The United States Environmental Protection Agency (EPA) is capping and phasing down the production and consumption of climate-damaging hydrofluorocarbons (HFCs) in the U.S. HFCs are potent greenhouse gases commonly used in refrigeration and air conditioning equipment, as well as foams and many other applications.
A global phasedown of HFCs is expected to avoid up to 0.5 °C of global warming by 2100. EPA’s new final rule “will phase down the U.S. production and consumption of HFCs by 85% over the next 15 years, as mandated by the American Innovation and Manufacturing (AIM) Act that was enacted in December 2020,” said the agency.
In addition to implementing this phasedown program, the Biden-Harris Administration is seeking to prevent the illegal trade, production, use or sale of HFCs; support the transition to HFC alternatives through research and purchasing; and encourage the reclamation and recycling of HFCs from retired equipment, thus reducing further HFC production, added the agency.
“Today EPA is taking a significant step forward to advance President Biden’s bold agenda to tackle the climate crisis,” said EPA Administrator Michael S. Regan. “Cutting these climate ‘super pollutants’ protects our environment, strengthens our economy, and demonstrates that America is back when it comes to leading the world in addressing climate change and curbing global warming in the years ahead.”
The law will not only phase down HFCs, but also usher in the use of more climate friendly and energy efficient alternatives that will save consumers money while protecting the environment.
EPA estimates that the present value of the cumulative net benefits of this action is more than $272 billion from 2022 through 2050, and that the rule will yield cumulative compliance savings for industry, states the agency. In 2036 alone, the year the final reduction step is made, this rule is expected to prevent emissions of the equivalent of 171 million metric tons of carbon dioxide (CO2) – roughly equal to the annual greenhouse gas emissions from one out of every seven passenger vehicles registered in the United States. According to EPA, the total emission reductions of the rule from 2022 to 2050 are projected to amount to the equivalent of 4.6 billion metric tons of CO2 – nearly equal to three years of U.S. power sector emissions at 2019 levels.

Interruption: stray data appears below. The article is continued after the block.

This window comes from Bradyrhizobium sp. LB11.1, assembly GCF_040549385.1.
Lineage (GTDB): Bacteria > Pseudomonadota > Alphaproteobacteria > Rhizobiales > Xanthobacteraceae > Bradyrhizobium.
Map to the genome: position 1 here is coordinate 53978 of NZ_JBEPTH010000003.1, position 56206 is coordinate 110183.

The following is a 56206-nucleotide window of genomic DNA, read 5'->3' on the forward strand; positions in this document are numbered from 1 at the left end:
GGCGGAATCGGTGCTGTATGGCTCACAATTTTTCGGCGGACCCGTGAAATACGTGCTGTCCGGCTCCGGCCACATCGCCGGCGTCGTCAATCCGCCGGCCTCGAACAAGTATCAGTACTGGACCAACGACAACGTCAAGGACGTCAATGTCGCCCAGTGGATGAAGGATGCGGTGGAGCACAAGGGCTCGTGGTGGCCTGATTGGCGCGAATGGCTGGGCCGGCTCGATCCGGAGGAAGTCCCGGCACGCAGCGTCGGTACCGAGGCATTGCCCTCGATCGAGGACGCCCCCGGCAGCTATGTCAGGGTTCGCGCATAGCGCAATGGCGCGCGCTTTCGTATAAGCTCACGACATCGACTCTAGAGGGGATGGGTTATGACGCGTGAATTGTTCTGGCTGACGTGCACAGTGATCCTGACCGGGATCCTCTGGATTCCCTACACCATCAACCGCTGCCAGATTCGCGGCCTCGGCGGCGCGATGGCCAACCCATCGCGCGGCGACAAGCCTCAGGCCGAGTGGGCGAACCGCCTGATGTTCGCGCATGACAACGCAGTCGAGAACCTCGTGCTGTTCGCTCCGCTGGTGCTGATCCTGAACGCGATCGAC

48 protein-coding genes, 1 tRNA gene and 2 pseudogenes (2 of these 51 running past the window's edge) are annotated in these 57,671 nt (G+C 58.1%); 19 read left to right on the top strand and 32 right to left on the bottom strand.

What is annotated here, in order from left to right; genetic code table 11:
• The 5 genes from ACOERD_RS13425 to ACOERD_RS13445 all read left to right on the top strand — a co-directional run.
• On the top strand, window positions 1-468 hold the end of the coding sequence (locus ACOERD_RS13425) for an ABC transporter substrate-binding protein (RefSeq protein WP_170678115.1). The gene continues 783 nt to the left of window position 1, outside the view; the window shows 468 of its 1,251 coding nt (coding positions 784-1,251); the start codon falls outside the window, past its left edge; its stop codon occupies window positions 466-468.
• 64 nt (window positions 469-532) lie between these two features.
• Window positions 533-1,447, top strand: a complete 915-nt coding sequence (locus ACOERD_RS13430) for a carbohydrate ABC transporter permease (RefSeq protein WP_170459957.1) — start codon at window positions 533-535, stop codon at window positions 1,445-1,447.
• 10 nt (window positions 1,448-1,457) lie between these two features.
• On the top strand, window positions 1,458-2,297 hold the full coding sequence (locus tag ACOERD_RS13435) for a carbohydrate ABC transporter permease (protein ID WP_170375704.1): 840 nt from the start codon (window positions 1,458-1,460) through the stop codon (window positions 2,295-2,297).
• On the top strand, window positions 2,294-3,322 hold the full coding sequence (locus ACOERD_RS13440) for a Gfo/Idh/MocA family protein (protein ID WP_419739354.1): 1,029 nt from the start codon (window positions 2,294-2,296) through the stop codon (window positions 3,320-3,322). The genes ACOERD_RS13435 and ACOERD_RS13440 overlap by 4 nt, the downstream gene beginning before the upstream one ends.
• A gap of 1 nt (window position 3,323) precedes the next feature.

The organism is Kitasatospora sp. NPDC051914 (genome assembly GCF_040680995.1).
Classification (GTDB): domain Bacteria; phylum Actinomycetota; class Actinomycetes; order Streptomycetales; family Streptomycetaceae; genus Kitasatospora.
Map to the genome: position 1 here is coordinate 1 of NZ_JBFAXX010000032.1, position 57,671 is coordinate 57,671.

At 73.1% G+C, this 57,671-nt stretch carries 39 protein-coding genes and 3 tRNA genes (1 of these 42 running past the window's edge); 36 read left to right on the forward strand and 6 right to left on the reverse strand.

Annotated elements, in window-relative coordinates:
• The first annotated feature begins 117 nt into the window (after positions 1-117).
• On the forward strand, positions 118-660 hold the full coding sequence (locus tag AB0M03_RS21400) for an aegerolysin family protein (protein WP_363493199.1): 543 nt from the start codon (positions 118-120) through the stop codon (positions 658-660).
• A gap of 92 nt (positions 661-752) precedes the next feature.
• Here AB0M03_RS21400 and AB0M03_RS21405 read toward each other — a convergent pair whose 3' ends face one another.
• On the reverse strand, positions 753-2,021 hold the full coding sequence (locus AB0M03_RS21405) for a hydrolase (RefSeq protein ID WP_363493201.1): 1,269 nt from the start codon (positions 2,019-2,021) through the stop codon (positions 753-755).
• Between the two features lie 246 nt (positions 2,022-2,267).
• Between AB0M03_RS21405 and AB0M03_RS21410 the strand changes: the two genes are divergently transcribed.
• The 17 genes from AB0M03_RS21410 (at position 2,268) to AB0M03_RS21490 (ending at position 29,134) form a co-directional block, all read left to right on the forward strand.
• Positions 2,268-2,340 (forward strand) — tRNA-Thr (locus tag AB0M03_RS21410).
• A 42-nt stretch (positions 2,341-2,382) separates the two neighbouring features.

As extremely powerful greenhouse gases, HFCs accelerate climate change, which threatens society with costly health and environmental impacts such as floods, wildfires, drought, and increasingly severe weather events.
EPA conducted an environmental justice analysis that determined overall reductions in greenhouse gas emissions from this rule would benefit populations that may be especially vulnerable to damages associated with climate change, such as the very young, elderly, low-income, disabled, and indigenous populations.
To help ensure the integrity of the program and a rigorous and timely phasedown, EPA will work with the Department of Homeland Security to prevent the illegal import and trade of HFCs through an interagency task force. The task force will be led by experts from U.S. Customs and Border Protection, U.S. Immigration and Customs Enforcement, Homeland Security Investigations and EPA to detect, deter, and disrupt any attempt to illegally import HFCs into the United States.
“The U.S. Climate Alliance welcomes the EPA’s finalization of this rule to phase down highly-potent HFCs across the country. National standards will ensure all communities have access to higher quality products, and that we are giving U.S. industry the best opportunity to innovate and lead the global transition to HFC alternatives,” said U.S. Climate Alliance Policy Director Taryn Finnessey. “Alliance states have been leading the charge in reducing HFC emissions in recent years and now have a strong federal partner in this push. It’s a win for jobs, a win for our economy and it will help us achieve our bold state and federal climate goals.”